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  • A Therapist’s Outlook on Adolescent Substance Use

    Throughout the years the trend of teenage substance use and misuse has evolved, but still remains consistent in its presence in society. There has been a shift through each decade of which substance is primarily utilized and how, seeing the normalization of marijuana in the 1970’s to alcohol in the early 2000’s. Today, there are most substances than ever introduced to young people at a very early age.


    Modern day teenagers are experimenting and misusing, typically, multiple substances and doing so in a different manner. For most of the young adults I work with as a substance use therapist, they say that there was never any peer pressure but more of an expectation to use some sort of substance while in high school. People seek treatment for the first time at age 20 because they began using at age 13. In my office, the usual suspects are vaping (various substances that are not always nicotine), marijuana, and prescription medications.


    If a kid begins using drugs at age 13 and continues to do so, when do they become addicted? Honestly, not all do. The first thing to really look at with teenage substance use is whether or not addiction, substance use/misuse, or substance abuse is present. While the terms become interchangeable in some spaces, they usually indicate very different problems.


    If addiction is present, it is best to seek treatment. In most states, parents have the power to seek substance use treatment for teenagers. The teen themselves also hold the power to seek out their own treatment and have more autonomy than what is typically present for other forms of mental health treatment. In 2010, 46% of adolescents seeking substance use treatment was initiated by the juvenile justice system.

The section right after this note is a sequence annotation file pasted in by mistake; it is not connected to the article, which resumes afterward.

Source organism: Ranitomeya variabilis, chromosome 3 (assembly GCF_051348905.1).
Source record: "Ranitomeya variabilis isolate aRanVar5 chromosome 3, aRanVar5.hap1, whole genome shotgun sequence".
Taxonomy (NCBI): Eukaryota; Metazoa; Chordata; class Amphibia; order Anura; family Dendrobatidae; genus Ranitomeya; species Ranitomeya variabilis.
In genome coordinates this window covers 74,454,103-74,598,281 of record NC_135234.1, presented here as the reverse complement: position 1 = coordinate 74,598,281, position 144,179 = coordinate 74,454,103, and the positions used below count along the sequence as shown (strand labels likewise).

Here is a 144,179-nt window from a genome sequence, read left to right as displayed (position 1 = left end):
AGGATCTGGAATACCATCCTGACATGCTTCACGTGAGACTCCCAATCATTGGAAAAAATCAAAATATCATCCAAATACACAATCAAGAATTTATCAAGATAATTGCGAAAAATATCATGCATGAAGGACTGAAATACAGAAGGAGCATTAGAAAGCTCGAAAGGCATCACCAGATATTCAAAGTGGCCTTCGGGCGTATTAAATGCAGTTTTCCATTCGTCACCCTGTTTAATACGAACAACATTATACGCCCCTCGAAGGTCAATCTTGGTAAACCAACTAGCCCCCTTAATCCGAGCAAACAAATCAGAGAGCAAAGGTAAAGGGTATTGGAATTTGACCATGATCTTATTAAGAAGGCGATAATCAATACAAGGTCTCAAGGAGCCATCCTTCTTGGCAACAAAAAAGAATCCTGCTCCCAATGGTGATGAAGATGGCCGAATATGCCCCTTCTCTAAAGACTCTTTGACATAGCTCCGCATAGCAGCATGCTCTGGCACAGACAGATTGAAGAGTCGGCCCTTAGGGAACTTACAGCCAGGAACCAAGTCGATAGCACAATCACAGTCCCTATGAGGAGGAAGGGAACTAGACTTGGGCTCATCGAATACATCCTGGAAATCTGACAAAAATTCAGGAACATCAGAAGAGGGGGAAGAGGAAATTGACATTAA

Substance use and abuse can, potentially, be handled in an outpatient manner. There are also support groups for those who do not meet standards for full treatment.


    So what can parents/Caregivers do?

    Working with the addicted population, we often speak on what coulda woulda shoulda happened. These are some repeated statements I’ve gotten from my clients seeking or in recovery.


    • Parents/Caregivers, even if you think that your teenager is not listening to you or does not care what you think or do… they do. They’re much more attuned than you may realize, even if they do not always abide by your rules or listen to your perspective.

    • It is always best to avoid using harsh, degrading, or hurtful phrases and words. When people are upset or hurt, falling back on poor behavior is so simple. Your teenagers will continue to carry those words for a long time, thus increasing their hurt and pain. I have yet to meet an addicted person who fully loves and respects themselves, so rewriting the internal dialogue becomes difficult. It can start in the home by acknowledging the problem and not degrading the person.

    • Know that their use is not your fault, nor is it a testament to your parenting. There’s very rarely any one person or event to blame for someone’s use of substances. Taking on the full weight of this problem will only bring you down and make addressing its complexities more difficult. Allow yourself and your child the gift of grace and understanding.

    • Choose actions that honor your boundaries while also not setting distancing and hurtful actions. A lot of parents reach their wit’s end in this situation and have to consider the safety and stability of the rest of the family, but some dramatic measures are more hurtful than helpful. Mainly, it’s best to avoid “kicking them out” or allowing homelessness as an option. Nothing perpetuates the thought that they are not wanted or worthy more than being (in a teenage perspective) “thrown away.” A variation of this approach should be a calm and direct conversation that expresses care and concern while simultaneously addressing the necessary changes and expectations of the youth. This could mean formal treatment, psychological evaluations, loss of privileges, etc.


    Most importantly, the take-away is that adolescent substance use is very serious and can mature into a very serious problem. While parents often feel helpless during this process, know that there are steps you can take and people who can help you. If you have a child using substances, reach out to a local therapist or treatment program.

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